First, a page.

Stashdown 2014?

So trying to get myself back to blogging. I took a bit of a hiatus when I joined Ravelry; then I took a hiatus from Ravelry and even knitting (!) about halfway through 2013.

I think one knitted article a month is do-able. Achievable goals is my resolution for 2014.

I have one skein (199 metres) of fuschia worsted merino; super-soft and lovely to knit but piles like crazy. I am making a double-bump scarf with it – a simple but non-boring pattern. Hopefully it will be long-enough for me to wear; otherwise I have a pink-loving daughter who will surely claim it!.

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big scarf 2The yarn for this scarf had been hibernating in my stash for at least 2 years.  It was one of those yarns that looks delectable in the skein – a super soft, chunky thick and thin handspun – but knitting it up was always far more problematic.  A 175g skein it was always going to become a scarf but finding the right stitch to showcase the yarn AND produce a wearable object was a bit more difficult.  I contemplated a drop-stitch pattern but in the end cast on 10 stitches and did a very simplek1, [ k2tog, yo] X 4, k1  ‘lace’ on 15mm needles.

It was a very quick TV knit and the end result is satisfactory but I felt like I was ‘cheating’, having gone far beyond this sort of knitting over the past few years.  It will al;most certainly be a birthday present for a non-knitting friend.

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The Politically Correct Baby Jacket

politically correct baby jacket - 2My good friend Jackie is having a baby in May and very unusually for this day and age has elected to not find out the gender of the bub to be. So any gifts have to be gender-neutral.

This jacket was knitted out of undyed organic cotton, making it not only gender neutral but politically correct as well.  The ‘buttons’ are knitted bobbles, which is less of a choking risk than plastic, wood or glass buttons (especially as they are sewn on extra-tight).  I knitted the same jacket for Hannah out of a more colourful bamboo/cotton blend. She wore it from birth until 6 months – an eternity in baby clothes time. Initially it was a little big and needed the sleeves rolled up and towards the end she could only wear it unbuttoned but it was a very practical garment and I hope as much use to Jackie as it was to me.

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Washing away the knitting blues

When I lose my knitting mojo; when I just can’t finish or get going on a knitting project, I find knitting a dishcloth is a satisfying stop-gap measure.  Dishcloths are (generally) a fast, easy knit that provides instant gratification. They quickly burn up small amounts of excess cotton stash.

My favourite  pattern at the moment for this is the double-bump dishcloth (pictured above, using Anchor Magicline cotton I received in a swap). The pattern is easily memorised and less tedious than plain garter or stocking stitch. It’s reversible, doesn’t need blocking and looks good in both plain and variegated colours.

Cast on 37 stitches (multiple of 3 plus 1)
Row 1: slip first stitch, *purl 2, k1* Repeat from * to * to the end
Row 2: slip first stitch, *knit 2, p1* Repeat from * to * to the end
Row 3: slip first stitch, knit across
Row 4: slip first stitch, purl across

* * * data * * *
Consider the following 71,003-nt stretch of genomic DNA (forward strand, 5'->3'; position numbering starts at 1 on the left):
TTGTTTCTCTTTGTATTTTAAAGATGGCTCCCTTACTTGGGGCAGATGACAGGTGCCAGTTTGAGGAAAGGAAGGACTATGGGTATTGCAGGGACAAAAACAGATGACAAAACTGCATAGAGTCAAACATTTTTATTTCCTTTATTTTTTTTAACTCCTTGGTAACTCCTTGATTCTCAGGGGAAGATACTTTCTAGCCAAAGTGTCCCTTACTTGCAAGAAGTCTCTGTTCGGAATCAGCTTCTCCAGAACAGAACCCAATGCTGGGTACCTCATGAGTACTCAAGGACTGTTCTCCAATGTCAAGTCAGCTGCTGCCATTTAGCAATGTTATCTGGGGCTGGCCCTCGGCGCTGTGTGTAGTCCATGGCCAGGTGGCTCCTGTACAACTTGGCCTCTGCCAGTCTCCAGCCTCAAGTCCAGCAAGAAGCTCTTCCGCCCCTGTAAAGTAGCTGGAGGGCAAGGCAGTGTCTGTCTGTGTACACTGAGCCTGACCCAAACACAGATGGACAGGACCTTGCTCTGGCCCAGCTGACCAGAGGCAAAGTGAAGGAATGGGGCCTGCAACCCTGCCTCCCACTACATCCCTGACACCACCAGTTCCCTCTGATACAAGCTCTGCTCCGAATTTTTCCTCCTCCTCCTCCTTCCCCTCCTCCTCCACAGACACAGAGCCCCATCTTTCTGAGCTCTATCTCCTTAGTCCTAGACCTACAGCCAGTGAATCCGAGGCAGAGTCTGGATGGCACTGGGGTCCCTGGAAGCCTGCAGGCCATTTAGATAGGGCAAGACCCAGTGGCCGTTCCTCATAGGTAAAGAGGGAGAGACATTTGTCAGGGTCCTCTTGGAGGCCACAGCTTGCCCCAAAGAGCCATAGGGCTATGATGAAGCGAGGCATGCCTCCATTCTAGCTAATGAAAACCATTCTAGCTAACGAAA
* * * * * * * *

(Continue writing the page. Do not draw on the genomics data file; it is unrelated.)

Do 12 1/2 repeats of the pattern (ending on row 2) and bind-off in purl. Weave in ends.

So what to do with all these dishcloths? Some I use (a baby provides lots of opportunities for this), some I send off to fellow knitters in swap packages and half-a-dozen have just been sent to be included in care packages for the victims of Australia’s latest natural disasters (floods and cyclone in Queensland, floods in Victoria, fire in Perth). A lovely woman on Ravelry that goes by the moniker Ozifarmer has been coordinating such packages since the Victorian bushfires two years ago.

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Stealth arrival

The stealth needles have arrived and I am currently getting over the stress of having paid $32 for five slivers of carbon fibre.  It’s unbreakable carbon fibre, ok?

I cast on a sock on the weekend and although I am only a few rows in, I can report that so far I haven’t yet broken the needles.  They are not quite as comfortable as bamboo but infinitely better than metal needles. There is good ‘grip’ of the yarn – they don’t slide out every time you change needles.  And they are much, much, much stronger than wood.  Will report more if I ever finish a sock.

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While waiting for the stealth needles to arrive I decided to start on another shawl.  This time using some Wollmeise 100% merino that I picked up in a destash.

Wollmeise has something of a cult following amongst sock knitters for its deep colours and extra-tight twist. Now that the euro has fallen even further than the AUD it is even affordable.  In fact given one gets 150g for $30-odd it represents amazing value for money.

I was cynical, I must admit. Could anything live up to the WM hype?  Well, having started and restarted this shawl half a dozen times, I can confirm that the yarn stands up to a lot of tinking.  And the colour is amazing.  I was actually expecting something a little more purple from the destash photo, but this skein of Petit Poison No. 5 is pure blood with lots of subtle dark reds.  I’m not really a reds girl but this is very, very nice. And probably a must have for vampire freaks.

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Well so much for the sock stash…

I just snapped my Harmony circular needle while attempting my first sock of the year.

I bit the bullet and ordered these. Let’s see if the needles made out of the same carbon fibre composite as the skin of the Stealth bomber can survive my over-enthusiastic knitting.

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